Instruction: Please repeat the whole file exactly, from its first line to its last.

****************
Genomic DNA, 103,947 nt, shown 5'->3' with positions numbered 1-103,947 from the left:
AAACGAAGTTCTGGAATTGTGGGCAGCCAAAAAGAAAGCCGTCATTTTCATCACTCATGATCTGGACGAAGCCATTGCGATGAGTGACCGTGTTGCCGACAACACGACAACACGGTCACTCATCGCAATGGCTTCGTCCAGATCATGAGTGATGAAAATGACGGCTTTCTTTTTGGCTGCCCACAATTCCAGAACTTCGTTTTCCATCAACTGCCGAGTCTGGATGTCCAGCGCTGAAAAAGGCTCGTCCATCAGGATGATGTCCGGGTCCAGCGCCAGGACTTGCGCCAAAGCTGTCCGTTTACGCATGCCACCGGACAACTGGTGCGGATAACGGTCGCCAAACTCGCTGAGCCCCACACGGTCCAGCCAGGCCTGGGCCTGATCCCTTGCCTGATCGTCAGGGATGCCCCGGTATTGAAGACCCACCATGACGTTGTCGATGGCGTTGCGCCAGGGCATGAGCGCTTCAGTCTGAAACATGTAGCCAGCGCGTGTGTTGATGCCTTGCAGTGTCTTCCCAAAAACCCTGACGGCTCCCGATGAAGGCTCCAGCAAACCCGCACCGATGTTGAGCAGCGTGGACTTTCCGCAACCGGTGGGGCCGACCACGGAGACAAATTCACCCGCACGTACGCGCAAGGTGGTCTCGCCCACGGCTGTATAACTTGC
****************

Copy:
Genomic DNA, 103,947 nt, shown 5'->3' with positions numbered 1-103,947 from the left:
AAACGAAGTTCTGGAATTGTGGGCAGCCAAAAAGAAAGCCGTCATTTTCATCACTCATGATCTGGACGAAGCCATTGCGATGAGTGACCGTGTTGCCGACAACACGACAACACGGTCACTCATCGCAATGGCTTCGTCCAGATCATGAGTGATGAAAATGACGGCTTTCTTTTTGGCTGCCCACAATTCCAGAACTTCGTTTTCCATCAACTGCCGAGTCTGGATGTCCAGCGCTGAAAAAGGCTCGTCCATCAGGATGATGTCCGGGTCCAGCGCCAGGACTTGCGCCAAAGCTGTCCGTTTACGCATGCCACCGGACAACTGGTGCGGATAACGGTCGCCAAACTCGCTGAGCCCCACACGGTCCAGCCAGGCCTGGGCCTGATCCCTTGCCTGATCGTCAGGGATGCCCCGGTATTGAAGACCCACCATGACGTTGTCGATGGCGTTGCGCCAGGGCATGAGCGCTTCAGTCTGAAACATGTAGCCAGCGCGTGTGTTGATGCCTTGCAGTGTCTTCCCAAAAACCCTGACGGCTCCCGATGAAGGCTCCAGCAAACCCGCACCGATGTTGAGCAGCGTGGACTTTCCGCAACCGGTGGGGCCGACCACGGAGACAAATTCACCCGCACGTACGCGCAAGGTGGTCTCGCCCACGGCTGTATAACTTGC